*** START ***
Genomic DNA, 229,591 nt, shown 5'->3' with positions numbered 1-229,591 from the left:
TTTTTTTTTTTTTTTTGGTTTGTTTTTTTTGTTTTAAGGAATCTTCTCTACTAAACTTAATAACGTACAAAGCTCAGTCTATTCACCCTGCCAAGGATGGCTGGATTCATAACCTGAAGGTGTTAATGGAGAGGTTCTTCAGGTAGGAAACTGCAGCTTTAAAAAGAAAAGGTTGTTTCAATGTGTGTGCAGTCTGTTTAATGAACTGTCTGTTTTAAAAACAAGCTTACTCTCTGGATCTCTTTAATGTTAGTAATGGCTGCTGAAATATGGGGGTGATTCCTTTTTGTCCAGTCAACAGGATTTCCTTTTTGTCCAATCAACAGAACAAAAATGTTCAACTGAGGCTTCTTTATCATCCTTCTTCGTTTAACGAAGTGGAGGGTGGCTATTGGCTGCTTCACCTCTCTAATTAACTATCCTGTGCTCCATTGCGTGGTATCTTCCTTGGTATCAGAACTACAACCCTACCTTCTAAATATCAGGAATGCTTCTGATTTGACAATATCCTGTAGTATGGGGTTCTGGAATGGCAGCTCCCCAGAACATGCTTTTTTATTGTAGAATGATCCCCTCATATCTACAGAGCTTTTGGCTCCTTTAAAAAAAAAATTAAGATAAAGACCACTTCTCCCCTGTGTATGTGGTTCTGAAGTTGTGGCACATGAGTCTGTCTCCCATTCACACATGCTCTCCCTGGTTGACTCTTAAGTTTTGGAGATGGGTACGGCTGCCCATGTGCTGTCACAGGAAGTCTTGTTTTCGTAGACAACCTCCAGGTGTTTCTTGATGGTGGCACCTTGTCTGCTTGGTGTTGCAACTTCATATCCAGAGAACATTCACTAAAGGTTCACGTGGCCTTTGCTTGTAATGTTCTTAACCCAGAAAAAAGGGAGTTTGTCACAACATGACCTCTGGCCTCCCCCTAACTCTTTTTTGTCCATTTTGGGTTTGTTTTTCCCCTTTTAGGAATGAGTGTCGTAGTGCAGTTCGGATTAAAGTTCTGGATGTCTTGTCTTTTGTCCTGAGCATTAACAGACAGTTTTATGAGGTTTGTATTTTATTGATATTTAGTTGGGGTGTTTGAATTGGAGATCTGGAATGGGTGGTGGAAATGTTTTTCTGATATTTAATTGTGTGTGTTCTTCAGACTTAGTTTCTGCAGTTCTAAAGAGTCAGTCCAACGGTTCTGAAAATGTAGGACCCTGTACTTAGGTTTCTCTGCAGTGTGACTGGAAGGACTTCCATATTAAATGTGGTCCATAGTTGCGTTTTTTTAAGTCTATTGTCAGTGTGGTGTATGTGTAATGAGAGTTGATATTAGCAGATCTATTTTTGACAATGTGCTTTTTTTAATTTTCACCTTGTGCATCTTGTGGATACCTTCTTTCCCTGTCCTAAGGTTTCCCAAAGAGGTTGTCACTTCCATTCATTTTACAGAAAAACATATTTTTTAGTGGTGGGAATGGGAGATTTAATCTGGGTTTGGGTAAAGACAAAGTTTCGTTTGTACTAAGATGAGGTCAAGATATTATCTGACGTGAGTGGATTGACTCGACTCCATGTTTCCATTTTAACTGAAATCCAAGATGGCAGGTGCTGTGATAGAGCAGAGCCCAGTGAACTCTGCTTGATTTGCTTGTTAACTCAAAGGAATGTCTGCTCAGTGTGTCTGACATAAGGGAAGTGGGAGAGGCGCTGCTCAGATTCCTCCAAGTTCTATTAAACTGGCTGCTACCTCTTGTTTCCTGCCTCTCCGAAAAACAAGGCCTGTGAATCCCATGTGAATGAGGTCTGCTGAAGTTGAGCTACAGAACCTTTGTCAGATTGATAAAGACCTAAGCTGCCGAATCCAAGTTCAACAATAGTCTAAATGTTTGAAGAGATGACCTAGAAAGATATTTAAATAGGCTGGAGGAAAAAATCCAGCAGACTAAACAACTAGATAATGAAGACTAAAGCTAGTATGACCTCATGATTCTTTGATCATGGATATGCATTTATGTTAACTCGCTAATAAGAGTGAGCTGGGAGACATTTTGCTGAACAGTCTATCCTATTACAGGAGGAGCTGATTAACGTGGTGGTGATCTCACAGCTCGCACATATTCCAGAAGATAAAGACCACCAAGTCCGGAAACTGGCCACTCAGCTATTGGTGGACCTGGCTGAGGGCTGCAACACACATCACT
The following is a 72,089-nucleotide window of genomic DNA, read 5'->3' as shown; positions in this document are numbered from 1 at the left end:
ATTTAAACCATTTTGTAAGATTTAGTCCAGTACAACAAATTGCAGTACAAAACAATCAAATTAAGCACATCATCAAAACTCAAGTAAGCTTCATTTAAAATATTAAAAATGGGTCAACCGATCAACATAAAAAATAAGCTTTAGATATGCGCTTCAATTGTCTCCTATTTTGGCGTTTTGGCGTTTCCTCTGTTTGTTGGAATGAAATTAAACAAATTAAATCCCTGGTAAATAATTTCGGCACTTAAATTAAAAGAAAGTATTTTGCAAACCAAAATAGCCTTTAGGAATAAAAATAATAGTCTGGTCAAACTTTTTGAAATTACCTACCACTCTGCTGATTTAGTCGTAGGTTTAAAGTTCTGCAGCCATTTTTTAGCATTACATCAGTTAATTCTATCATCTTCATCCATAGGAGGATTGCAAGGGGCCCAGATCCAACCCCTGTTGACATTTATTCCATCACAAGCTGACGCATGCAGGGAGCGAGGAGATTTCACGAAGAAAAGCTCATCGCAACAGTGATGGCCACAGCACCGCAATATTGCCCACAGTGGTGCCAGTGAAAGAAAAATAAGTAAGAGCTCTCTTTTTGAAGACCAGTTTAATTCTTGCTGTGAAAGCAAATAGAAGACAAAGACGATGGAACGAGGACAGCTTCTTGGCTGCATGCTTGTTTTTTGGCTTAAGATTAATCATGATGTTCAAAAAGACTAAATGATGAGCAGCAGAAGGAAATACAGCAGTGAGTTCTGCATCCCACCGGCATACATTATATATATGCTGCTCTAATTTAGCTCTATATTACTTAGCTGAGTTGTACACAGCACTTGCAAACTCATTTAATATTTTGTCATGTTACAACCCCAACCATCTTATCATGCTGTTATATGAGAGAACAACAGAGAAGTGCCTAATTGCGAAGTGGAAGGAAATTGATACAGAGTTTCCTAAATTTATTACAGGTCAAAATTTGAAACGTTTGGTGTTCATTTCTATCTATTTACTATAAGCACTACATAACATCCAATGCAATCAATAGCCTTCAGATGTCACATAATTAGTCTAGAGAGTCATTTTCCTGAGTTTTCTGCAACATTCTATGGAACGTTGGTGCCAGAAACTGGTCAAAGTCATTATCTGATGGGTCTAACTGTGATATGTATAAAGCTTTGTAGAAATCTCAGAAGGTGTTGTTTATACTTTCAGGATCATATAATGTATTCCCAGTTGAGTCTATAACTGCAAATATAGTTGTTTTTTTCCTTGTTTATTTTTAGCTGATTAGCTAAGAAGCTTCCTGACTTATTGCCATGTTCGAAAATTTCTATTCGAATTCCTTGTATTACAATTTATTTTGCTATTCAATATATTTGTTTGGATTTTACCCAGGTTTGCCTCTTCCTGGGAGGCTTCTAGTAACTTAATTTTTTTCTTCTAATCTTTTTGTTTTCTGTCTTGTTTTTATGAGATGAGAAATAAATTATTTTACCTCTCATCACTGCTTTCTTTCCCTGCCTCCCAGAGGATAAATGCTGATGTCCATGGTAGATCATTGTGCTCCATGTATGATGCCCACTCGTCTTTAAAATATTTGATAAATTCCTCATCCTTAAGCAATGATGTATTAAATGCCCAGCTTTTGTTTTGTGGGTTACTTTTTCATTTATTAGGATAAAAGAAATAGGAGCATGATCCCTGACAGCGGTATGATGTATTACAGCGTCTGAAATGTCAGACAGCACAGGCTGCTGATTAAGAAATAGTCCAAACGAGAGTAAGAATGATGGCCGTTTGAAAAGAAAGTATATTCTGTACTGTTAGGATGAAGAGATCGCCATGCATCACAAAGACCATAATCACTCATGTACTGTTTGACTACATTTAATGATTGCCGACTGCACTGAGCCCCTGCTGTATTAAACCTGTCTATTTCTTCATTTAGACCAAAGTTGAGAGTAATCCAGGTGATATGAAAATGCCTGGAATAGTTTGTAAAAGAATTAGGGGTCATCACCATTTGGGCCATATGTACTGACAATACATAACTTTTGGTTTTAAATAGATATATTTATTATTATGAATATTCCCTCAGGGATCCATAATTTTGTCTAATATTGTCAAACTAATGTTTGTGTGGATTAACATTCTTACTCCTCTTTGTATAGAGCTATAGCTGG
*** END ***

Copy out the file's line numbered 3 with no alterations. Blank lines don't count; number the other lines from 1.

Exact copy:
The following is a 72,089-nucleotide window of genomic DNA, read 5'->3' as shown; positions in this document are numbered from 1 at the left end: